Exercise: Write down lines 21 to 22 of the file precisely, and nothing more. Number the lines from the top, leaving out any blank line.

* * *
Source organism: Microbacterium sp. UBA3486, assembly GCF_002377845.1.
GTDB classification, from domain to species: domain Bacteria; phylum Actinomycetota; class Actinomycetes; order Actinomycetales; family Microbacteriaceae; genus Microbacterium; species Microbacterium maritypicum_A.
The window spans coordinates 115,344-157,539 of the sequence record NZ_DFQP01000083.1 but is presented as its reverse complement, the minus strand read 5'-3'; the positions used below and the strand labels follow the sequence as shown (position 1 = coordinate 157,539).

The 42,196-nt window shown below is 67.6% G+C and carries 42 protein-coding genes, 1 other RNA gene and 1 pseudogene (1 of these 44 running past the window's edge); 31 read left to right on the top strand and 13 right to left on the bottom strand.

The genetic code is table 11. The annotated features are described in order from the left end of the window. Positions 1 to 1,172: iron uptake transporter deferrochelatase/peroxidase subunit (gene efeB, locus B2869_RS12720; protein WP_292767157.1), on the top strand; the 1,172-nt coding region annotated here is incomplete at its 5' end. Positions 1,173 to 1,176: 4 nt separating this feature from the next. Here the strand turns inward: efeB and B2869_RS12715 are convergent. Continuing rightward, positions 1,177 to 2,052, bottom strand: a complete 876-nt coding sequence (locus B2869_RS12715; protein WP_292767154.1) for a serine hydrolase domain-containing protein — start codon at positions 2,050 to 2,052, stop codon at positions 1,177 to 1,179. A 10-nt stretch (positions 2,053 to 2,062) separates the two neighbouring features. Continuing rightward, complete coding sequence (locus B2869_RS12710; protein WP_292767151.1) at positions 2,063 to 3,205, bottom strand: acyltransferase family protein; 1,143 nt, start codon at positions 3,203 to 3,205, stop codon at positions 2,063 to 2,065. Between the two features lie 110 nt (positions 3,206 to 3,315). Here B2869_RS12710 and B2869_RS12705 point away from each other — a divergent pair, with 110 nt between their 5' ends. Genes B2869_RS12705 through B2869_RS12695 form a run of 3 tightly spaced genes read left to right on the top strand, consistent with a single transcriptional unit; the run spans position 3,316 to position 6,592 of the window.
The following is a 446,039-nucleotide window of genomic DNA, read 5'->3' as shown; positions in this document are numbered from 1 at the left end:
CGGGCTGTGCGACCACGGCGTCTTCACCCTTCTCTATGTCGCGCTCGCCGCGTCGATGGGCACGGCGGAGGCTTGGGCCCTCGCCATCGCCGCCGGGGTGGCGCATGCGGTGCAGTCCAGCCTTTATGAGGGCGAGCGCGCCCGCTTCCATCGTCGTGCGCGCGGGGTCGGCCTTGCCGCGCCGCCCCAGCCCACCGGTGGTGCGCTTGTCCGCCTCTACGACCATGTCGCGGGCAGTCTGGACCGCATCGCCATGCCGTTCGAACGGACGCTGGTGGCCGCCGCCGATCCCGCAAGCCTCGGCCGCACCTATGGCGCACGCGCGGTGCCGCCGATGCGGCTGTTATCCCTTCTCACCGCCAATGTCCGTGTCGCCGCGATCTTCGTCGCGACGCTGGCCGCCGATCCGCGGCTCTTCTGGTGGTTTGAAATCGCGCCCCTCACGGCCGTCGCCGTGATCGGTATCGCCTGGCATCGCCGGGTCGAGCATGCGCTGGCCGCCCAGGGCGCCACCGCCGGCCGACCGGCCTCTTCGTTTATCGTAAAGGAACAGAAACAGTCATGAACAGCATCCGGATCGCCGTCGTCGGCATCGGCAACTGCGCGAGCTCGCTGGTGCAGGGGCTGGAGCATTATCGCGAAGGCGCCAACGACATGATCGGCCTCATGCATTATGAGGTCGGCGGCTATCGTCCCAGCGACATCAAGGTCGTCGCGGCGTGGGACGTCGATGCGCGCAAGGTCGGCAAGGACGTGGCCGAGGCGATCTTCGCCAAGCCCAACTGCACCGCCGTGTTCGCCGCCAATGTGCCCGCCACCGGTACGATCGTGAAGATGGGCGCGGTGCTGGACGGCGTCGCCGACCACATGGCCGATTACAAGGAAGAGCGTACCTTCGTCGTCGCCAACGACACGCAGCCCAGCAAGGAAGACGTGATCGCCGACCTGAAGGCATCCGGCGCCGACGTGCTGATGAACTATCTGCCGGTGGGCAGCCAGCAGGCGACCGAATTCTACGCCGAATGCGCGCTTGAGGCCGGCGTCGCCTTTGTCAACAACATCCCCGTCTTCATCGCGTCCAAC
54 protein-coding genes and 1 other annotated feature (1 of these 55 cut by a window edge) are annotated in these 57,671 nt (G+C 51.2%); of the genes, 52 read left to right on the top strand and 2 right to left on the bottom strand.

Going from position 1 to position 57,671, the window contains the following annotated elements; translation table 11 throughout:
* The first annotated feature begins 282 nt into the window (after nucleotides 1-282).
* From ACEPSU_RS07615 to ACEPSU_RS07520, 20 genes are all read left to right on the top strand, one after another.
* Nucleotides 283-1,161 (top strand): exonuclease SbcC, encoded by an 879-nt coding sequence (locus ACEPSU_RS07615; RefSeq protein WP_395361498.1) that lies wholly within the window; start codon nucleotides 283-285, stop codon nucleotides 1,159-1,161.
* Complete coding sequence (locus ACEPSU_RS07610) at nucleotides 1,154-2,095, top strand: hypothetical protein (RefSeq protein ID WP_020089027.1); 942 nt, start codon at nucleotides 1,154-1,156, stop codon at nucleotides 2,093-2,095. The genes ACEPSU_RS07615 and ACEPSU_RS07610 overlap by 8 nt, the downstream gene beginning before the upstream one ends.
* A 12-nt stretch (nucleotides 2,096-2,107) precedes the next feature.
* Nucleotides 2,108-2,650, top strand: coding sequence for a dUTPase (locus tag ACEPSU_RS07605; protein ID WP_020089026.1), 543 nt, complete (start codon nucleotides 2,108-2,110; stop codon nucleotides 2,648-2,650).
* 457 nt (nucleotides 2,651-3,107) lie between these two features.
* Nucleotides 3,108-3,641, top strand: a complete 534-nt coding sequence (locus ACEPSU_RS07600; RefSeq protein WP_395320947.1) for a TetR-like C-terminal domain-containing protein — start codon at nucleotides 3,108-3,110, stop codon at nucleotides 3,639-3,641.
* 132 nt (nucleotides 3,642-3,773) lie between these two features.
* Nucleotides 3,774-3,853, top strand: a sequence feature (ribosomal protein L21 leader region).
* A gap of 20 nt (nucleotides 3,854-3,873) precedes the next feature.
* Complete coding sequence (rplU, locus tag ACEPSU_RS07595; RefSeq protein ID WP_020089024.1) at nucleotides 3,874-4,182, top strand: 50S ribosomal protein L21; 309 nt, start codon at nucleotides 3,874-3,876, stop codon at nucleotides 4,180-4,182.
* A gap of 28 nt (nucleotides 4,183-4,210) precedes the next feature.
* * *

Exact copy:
* Complete coding sequence (rplU, locus tag ACEPSU_RS07595; RefSeq protein ID WP_020089024.1) at nucleotides 3,874-4,182, top strand: 50S ribosomal protein L21; 309 nt, start codon at nucleotides 3,874-3,876, stop codon at nucleotides 4,180-4,182.
* A gap of 28 nt (nucleotides 4,183-4,210) precedes the next feature.